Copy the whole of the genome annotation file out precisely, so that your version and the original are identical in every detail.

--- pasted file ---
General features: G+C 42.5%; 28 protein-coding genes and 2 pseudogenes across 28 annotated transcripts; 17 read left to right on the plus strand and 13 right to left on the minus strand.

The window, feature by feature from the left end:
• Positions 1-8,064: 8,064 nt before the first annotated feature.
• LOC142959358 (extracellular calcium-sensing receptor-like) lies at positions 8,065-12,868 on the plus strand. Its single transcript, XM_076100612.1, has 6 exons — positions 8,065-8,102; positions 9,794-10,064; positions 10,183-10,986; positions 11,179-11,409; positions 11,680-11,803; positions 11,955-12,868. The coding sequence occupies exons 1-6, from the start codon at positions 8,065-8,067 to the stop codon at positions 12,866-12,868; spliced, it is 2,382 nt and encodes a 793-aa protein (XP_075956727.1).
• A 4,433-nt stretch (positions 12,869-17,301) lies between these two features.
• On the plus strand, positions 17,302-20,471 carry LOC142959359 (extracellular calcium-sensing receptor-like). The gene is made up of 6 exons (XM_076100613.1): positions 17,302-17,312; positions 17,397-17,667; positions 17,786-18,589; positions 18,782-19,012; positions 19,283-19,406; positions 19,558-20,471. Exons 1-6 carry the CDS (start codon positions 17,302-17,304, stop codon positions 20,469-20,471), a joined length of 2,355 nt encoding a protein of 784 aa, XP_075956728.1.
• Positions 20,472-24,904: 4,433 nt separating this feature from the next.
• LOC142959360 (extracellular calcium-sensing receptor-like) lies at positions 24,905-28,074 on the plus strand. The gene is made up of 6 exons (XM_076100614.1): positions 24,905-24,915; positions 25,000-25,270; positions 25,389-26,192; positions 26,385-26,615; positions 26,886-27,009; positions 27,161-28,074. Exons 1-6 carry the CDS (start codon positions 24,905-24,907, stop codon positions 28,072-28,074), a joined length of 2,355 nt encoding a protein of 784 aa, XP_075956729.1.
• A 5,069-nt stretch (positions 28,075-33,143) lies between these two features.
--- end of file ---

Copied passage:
General features: G+C 42.5%; 28 protein-coding genes and 2 pseudogenes across 28 annotated transcripts; 17 read left to right on the plus strand and 13 right to left on the minus strand.

The window, feature by feature from the left end:
• Positions 1-8,064: 8,064 nt before the first annotated feature.
• LOC142959358 (extracellular calcium-sensing receptor-like) lies at positions 8,065-12,868 on the plus strand. Its single transcript, XM_076100612.1, has 6 exons — positions 8,065-8,102; positions 9,794-10,064; positions 10,183-10,986; positions 11,179-11,409; positions 11,680-11,803; positions 11,955-12,868. The coding sequence occupies exons 1-6, from the start codon at positions 8,065-8,067 to the stop codon at positions 12,866-12,868; spliced, it is 2,382 nt and encodes a 793-aa protein (XP_075956727.1).
• A 4,433-nt stretch (positions 12,869-17,301) lies between these two features.
• On the plus strand, positions 17,302-20,471 carry LOC142959359 (extracellular calcium-sensing receptor-like). The gene is made up of 6 exons (XM_076100613.1): positions 17,302-17,312; positions 17,397-17,667; positions 17,786-18,589; positions 18,782-19,012; positions 19,283-19,406; positions 19,558-20,471. Exons 1-6 carry the CDS (start codon positions 17,302-17,304, stop codon positions 20,469-20,471), a joined length of 2,355 nt encoding a protein of 784 aa, XP_075956728.1.
• Positions 20,472-24,904: 4,433 nt separating this feature from the next.
• LOC142959360 (extracellular calcium-sensing receptor-like) lies at positions 24,905-28,074 on the plus strand. The gene is made up of 6 exons (XM_076100614.1): positions 24,905-24,915; positions 25,000-25,270; positions 25,389-26,192; positions 26,385-26,615; positions 26,886-27,009; positions 27,161-28,074. Exons 1-6 carry the CDS (start codon positions 24,905-24,907, stop codon positions 28,072-28,074), a joined length of 2,355 nt encoding a protein of 784 aa, XP_075956729.1.
• A 5,069-nt stretch (positions 28,075-33,143) lies between these two features.